Pay Close Attention To Your iOS Pop-Ups

Watch Out For These New iOS Pop-Ups That Want Your Apple ID

One small annoyance well-known to iOS users is the onslaught of pop-ups that appear when trying to do just about anything. They usually require users to enter their Apple ID before downloading a new app or buying something within an app. With how often they show up on a daily basis, most people just fill them out without thinking about it.

You might want think about it now, though.

Mobile app developer Felix Krause has found a vulnerability in iOS that allows someone to create a fake pop-up that looks identical to the real thing. These counterfeit pop-ups require less than 30 lines of code and can be attached to legitimate apps already on the app store. If you were to enter your Apple ID information into this pop-up, it would be sent straight to the hacker instead of Apple. This practice is known as phishing.

Krause has suggested that Apple should create a uniform look for all official iOS pop-ups. Then, make those pop-ups more unique so that they can’t be mimicked by apps.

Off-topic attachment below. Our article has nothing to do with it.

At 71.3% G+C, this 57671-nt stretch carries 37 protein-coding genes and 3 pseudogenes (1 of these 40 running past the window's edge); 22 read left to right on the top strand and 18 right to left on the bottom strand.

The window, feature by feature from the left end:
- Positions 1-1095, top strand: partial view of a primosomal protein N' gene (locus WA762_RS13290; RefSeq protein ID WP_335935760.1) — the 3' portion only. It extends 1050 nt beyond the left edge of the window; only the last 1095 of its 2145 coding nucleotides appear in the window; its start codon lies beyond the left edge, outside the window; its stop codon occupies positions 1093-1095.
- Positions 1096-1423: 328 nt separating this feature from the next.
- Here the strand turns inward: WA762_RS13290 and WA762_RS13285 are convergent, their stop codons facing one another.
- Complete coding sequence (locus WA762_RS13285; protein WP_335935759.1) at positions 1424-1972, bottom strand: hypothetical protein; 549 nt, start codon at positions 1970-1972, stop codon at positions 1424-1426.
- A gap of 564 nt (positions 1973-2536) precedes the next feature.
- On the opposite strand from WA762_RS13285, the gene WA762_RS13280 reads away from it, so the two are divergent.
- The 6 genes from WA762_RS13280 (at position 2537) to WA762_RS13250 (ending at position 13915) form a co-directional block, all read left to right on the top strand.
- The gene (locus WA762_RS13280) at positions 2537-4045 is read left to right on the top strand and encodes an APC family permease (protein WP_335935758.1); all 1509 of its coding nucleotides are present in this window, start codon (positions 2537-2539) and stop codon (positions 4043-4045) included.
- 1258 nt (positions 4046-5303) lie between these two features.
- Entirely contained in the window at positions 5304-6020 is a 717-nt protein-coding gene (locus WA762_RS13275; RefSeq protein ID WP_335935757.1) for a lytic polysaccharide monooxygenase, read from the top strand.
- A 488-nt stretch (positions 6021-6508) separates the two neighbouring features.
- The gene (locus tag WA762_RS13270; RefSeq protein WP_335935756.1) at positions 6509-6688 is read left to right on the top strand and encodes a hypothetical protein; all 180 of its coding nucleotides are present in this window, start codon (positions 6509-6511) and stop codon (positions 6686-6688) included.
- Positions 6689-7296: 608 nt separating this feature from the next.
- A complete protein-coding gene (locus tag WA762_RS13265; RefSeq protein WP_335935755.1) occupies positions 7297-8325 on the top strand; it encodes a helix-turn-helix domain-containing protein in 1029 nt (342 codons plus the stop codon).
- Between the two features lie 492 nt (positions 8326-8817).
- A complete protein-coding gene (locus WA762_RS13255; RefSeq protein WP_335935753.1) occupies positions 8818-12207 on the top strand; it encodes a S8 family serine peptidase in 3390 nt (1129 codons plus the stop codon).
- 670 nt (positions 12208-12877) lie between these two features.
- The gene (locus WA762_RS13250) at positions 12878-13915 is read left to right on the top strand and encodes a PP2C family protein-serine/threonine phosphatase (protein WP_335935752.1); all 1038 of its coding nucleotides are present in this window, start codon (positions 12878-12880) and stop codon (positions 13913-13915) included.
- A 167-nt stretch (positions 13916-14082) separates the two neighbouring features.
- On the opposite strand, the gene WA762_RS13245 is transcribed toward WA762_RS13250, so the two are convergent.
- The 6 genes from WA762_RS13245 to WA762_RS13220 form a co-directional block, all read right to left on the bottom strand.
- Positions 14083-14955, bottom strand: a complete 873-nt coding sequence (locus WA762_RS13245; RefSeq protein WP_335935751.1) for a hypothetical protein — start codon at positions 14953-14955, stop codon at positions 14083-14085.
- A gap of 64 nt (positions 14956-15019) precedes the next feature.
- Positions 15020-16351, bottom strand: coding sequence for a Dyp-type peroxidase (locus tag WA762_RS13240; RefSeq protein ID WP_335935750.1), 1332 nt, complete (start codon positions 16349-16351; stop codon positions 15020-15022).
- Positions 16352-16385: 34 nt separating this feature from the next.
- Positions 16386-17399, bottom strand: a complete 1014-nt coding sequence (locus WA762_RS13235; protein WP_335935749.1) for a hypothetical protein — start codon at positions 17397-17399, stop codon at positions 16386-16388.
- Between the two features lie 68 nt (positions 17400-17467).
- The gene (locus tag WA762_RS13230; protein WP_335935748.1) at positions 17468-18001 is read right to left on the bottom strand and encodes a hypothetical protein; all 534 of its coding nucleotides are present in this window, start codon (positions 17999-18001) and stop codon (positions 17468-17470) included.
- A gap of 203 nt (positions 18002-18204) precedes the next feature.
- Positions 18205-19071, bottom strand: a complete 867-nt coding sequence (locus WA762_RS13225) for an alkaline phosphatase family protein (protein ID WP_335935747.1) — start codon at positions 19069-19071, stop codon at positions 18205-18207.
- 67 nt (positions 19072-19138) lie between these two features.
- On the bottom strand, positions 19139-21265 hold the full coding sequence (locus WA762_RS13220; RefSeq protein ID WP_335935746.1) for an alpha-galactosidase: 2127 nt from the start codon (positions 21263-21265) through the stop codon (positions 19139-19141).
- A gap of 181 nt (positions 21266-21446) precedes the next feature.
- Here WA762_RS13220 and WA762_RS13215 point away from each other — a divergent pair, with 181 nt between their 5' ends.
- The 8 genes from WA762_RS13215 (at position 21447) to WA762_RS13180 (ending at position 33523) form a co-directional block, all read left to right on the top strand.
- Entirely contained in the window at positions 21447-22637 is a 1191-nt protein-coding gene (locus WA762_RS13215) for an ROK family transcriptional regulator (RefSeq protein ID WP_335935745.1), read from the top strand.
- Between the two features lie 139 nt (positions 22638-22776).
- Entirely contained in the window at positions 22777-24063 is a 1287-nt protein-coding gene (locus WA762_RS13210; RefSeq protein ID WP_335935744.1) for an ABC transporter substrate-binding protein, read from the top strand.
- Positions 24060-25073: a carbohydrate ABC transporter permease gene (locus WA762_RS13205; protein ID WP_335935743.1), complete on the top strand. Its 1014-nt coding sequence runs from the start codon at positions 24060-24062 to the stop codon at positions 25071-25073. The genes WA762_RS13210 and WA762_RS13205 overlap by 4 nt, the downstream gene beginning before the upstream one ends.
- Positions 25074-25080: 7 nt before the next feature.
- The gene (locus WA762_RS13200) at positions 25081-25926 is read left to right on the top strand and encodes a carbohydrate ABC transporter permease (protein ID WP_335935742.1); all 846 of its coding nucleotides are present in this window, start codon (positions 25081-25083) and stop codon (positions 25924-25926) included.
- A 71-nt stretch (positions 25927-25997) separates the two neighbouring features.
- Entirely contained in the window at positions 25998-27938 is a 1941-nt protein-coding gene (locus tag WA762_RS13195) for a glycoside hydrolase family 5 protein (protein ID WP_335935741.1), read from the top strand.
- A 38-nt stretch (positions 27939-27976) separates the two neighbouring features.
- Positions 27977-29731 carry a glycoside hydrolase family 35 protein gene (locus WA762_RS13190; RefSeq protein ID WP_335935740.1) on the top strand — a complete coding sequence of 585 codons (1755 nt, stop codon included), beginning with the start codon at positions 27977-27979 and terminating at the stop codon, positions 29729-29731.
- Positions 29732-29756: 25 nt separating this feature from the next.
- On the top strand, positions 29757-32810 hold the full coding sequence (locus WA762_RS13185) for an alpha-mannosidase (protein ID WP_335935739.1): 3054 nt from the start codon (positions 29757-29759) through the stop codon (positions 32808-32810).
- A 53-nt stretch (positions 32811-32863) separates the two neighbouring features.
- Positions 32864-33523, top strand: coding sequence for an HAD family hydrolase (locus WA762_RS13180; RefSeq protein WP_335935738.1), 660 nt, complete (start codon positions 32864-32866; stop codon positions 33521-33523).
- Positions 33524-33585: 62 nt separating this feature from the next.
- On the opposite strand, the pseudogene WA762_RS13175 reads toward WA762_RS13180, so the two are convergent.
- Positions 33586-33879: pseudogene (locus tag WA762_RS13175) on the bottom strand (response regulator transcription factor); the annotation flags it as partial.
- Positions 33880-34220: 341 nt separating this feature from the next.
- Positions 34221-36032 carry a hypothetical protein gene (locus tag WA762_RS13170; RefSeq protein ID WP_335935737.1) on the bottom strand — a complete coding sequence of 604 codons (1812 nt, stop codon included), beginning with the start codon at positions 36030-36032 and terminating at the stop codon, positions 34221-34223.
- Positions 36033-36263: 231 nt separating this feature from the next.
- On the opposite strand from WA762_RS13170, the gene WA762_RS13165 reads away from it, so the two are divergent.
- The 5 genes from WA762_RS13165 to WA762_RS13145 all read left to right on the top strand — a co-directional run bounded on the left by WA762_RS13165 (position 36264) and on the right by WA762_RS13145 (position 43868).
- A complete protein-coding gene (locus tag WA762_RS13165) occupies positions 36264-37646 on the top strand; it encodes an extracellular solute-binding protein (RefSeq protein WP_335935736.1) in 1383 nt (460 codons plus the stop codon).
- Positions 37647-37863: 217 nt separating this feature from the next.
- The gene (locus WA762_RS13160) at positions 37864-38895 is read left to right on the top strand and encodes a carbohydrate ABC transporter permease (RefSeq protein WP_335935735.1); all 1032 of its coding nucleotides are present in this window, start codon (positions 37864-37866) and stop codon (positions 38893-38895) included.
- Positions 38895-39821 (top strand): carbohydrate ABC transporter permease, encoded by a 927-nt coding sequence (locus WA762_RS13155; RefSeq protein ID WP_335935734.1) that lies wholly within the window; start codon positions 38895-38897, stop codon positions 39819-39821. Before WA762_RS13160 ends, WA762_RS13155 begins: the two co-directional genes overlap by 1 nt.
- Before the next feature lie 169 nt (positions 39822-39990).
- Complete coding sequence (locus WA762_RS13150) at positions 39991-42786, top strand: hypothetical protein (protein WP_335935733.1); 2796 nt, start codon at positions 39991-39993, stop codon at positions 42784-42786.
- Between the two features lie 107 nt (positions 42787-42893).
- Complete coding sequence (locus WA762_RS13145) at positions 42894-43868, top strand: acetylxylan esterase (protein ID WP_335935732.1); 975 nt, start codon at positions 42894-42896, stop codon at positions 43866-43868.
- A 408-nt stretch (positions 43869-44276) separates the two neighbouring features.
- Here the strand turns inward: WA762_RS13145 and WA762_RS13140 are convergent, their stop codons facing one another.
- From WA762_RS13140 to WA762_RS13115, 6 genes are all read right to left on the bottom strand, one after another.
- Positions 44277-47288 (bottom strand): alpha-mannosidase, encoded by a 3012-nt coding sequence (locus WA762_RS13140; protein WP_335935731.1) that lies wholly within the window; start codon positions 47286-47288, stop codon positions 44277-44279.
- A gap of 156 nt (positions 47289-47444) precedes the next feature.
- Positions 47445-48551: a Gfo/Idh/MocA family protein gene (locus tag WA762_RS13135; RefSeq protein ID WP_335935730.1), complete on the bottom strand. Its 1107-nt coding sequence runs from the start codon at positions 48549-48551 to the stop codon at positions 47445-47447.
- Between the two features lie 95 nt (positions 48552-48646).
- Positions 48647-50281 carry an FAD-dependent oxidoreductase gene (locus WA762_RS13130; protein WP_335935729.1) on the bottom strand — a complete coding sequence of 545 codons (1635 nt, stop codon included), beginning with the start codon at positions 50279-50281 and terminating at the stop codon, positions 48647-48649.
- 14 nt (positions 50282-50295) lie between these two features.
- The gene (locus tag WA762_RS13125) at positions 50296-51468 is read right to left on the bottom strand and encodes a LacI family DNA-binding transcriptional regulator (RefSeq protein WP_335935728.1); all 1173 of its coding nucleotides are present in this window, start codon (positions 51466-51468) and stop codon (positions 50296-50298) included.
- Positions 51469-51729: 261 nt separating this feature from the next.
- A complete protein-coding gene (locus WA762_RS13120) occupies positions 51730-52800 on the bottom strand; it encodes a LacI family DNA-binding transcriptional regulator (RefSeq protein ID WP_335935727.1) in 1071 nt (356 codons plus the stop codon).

How can you protect yourself?

Since these pop-ups look identical to the real thing, they can fool even a seasoned professional. However, there are a few things iOS users can do to protect themselves from theft.

When you see a pop-up asking you to enter your account information, try hitting the home button. If this closes the app and pop-up, it was probably a phishing attack. If the pop-up and app remain visible, then it is likely an official system dialog. Official pop-ups run on a different process and don’t come from within any app.

Another method to avoid this attack is to dismiss the pop-up by hitting cancel, then open the Settings app manually. You can then enter your credentials there. This is similar to never clicking on links in emails and instead typing the URL in yourself. Both practices are meant to avoid these phishing attacks.

Make sure you use the above methods before typing anything into the pop-ups. If you hit Cancel on the popup, the attacker already has whatever you have typed in. even if you haven’t hit OK yet.

(Image Source: iCLIPART)